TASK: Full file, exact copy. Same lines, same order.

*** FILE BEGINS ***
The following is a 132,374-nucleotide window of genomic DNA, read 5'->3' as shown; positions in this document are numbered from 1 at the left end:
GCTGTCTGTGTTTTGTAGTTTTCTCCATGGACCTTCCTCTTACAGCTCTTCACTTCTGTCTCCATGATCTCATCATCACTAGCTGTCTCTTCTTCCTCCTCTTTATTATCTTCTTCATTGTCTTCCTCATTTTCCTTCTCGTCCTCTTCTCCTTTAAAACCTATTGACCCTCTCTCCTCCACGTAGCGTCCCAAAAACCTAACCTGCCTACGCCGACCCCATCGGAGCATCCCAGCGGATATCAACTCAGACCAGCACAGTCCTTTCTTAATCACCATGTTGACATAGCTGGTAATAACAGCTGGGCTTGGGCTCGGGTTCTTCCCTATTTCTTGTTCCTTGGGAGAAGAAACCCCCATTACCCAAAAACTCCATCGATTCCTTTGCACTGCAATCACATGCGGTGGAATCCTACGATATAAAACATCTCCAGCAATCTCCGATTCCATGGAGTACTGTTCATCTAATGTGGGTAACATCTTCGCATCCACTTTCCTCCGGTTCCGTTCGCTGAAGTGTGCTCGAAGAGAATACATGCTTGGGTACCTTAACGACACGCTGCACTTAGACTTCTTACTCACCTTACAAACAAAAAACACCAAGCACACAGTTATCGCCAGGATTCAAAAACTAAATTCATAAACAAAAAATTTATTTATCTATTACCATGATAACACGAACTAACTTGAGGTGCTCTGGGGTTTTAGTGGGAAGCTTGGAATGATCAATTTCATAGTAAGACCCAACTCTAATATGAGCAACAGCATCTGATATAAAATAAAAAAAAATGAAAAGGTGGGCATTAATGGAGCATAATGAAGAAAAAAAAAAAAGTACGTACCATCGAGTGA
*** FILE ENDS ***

The following is a 132,374-nucleotide window of genomic DNA, read 5'->3' as shown; positions in this document are numbered from 1 at the left end:
GCTGTCTGTGTTTTGTAGTTTTCTCCATGGACCTTCCTCTTACAGCTCTTCACTTCTGTCTCCATGATCTCATCATCACTAGCTGTCTCTTCTTCCTCCTCTTTATTATCTTCTTCATTGTCTTCCTCATTTTCCTTCTCGTCCTCTTCTCCTTTAAAACCTATTGACCCTCTCTCCTCCACGTAGCGTCCCAAAAACCTAACCTGCCTACGCCGACCCCATCGGAGCATCCCAGCGGATATCAACTCAGACCAGCACAGTCCTTTCTTAATCACCATGTTGACATAGCTGGTAATAACAGCTGGGCTTGGGCTCGGGTTCTTCCCTATTTCTTGTTCCTTGGGAGAAGAAACCCCCATTACCCAAAAACTCCATCGATTCCTTTGCACTGCAATCACATGCGGTGGAATCCTACGATATAAAACATCTCCAGCAATCTCCGATTCCATGGAGTACTGTTCATCTAATGTGGGTAACATCTTCGCATCCACTTTCCTCCGGTTCCGTTCGCTGAAGTGTGCTCGAAGAGAATACATGCTTGGGTACCTTAACGACACGCTGCACTTAGACTTCTTACTCACCTTACAAACAAAAAACACCAAGCACACAGTTATCGCCAGGATTCAAAAACTAAATTCATAAACAAAAAATTTATTTATCTATTACCATGATAACACGAACTAACTTGAGGTGCTCTGGGGTTTTAGTGGGAAGCTTGGAATGATCAATTTCATAGTAAGACCCAACTCTAATATGAGCAACAGCATCTGATATAAAATAAAAAAAAATGAAAAGGTGGGCATTAATGGAGCATAATGAAGAAAAAAAAAAAAGTACGTACCATCGAGTGA